# X86 Assembly/Logic

## Logical instructions

All logical instructions presented in this section are executed in the, as the name already suggests, the arithmetic logic unit.

### binary operations

These instructions require two operands.

#### logical and

##### operation

and performs a bit-wise and of the two operands, and stores the result in destination.

##### example
movl $0x1, %edx ; edx ≔ 1 movl$0x0, %ecx ; ecx ≔ 0
andl %edx, %ecx ; ecx ≔ edx ∧ ecx
; here ecx would be 0 because 1 ∧ 0 ⇔ 0

##### application
• An and can be used to calculate the intersection of two “sets”, or a value representing a “mask”. Some programming language require that Boolean values are stored exactly as either 1 or 0. An and rax, 1 will ensure only the LSB is set, or not set.
• If partial register addressing is not available in the desired size, an and can be used for a ${\displaystyle {\text{destination}}\!\!\!\!\mod {\text{mask}}}$ operation, that is the remainder of integer division. For that, mask has to contain the value ${\displaystyle 2^{n}-1}$ (i. e. all lower bits set until a certain threshold), where ${\displaystyle 2^{n}}$ equals your desired divisor.

#### logical or

##### operation

The or instruction performs a bit-wise or of the two operands, and stores the result in destination.

##### example
movl $0x1, %edx ; edx ≔ 1 movl$0x0, %ecx ; ecx ≔ 0
orl  %edx, %ecx ; ecx ≔ edx ∨ ecx
; here ecx would be 1 because 1 ∨ 0 ⇔ 1

##### application
• An or can be used to calculate the union of two “sets”, or a value representing a “mask”.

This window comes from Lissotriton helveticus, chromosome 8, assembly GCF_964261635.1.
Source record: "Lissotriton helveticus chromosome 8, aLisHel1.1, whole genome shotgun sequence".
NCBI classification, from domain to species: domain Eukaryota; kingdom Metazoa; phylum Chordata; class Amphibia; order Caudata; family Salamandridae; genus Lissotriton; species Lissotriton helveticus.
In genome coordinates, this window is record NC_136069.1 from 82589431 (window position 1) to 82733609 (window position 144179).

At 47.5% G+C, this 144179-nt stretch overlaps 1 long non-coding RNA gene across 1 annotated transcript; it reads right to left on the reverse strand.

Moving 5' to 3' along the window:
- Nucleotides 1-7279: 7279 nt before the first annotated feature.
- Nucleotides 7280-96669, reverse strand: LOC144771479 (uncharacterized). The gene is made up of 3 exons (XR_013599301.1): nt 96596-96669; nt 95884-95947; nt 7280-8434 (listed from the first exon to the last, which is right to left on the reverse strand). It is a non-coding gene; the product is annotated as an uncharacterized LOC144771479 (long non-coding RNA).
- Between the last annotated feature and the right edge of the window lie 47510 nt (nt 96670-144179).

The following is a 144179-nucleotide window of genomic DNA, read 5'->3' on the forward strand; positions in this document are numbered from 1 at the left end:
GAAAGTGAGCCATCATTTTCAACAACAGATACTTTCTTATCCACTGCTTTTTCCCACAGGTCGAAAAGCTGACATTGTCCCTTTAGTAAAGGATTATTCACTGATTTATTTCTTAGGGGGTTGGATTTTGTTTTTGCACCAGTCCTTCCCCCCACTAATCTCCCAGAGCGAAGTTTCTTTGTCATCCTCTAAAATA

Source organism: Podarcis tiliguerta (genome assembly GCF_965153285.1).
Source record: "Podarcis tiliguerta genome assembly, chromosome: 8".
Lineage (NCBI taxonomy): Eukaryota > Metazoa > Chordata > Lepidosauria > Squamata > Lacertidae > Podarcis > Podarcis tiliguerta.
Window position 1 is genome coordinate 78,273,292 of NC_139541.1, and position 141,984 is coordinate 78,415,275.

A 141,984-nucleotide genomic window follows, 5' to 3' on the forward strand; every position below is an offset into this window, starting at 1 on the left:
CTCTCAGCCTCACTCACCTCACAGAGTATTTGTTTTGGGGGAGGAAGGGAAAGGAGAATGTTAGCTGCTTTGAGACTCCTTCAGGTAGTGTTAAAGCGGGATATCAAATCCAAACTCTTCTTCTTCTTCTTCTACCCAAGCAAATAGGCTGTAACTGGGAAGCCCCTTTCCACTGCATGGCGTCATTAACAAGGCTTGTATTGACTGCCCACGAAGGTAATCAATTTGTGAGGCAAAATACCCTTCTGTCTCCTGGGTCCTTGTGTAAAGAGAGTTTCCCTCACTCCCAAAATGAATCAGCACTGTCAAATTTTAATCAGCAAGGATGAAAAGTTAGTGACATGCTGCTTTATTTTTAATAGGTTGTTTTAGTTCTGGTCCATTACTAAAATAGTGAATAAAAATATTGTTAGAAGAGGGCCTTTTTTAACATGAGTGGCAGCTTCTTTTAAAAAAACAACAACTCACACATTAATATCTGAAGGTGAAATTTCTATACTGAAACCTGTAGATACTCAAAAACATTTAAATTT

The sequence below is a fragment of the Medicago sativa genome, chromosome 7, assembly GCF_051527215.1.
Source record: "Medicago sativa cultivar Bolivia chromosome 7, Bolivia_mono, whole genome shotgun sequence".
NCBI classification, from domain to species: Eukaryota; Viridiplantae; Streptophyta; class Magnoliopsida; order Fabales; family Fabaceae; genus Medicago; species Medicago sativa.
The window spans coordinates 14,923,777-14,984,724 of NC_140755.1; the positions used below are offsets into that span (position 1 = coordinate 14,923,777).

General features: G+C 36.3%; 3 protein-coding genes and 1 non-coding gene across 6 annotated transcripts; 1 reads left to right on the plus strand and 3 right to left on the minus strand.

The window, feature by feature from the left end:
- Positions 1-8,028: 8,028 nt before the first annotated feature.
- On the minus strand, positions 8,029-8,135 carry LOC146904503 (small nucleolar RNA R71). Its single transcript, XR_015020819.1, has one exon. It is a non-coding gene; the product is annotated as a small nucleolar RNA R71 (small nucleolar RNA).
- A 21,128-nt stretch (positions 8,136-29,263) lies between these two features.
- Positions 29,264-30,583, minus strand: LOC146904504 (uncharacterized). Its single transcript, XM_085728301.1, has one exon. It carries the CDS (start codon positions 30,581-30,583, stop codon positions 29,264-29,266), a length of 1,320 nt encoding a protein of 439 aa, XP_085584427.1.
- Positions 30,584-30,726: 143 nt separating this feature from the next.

#### logical xor

 xor flip, destination GAS Syntax xor destination, flip Intel Syntax

##### operation

Performs a bit-wise xor of the two operands, and stores the result in destination.

##### example
movl $0x1, %edx ; edx ≔ 1 movl$0x0, %ecx ; ecx ≔ 0
xorl %edx, %ecx ; ecx ≔ edx ⊕ ecx
; here ecx would be 1 because 1 ⊕ 0 ⇔ 1

##### application
• xor rax, rax (or any GPR twice) will clear all bits. It is a specially recognized word. However, since xor affects flags it might introduce bogus dependencies.

#### common remarks

##### side effects for and, or, and xor
• OF ≔ 0
• CF ≔ 0
• SF becomes the value of the most significant bit of the calculated result
• ZF ≔ result = 0
• PF is set according to the result

### unary operations

#### logical not

not argument

##### operation

Performs a bit-wise inversion of argument.

None.

##### example
movl \$0x1, %edx ; edx ≔ 1
notl %edx ; edx ≔ ¬edx
; here edx would be 0xFFFFFFFE because a bitwise NOT 0x00000001 = 0xFFFFFFFE

##### application
• not is frequently used to get a register with all bits set.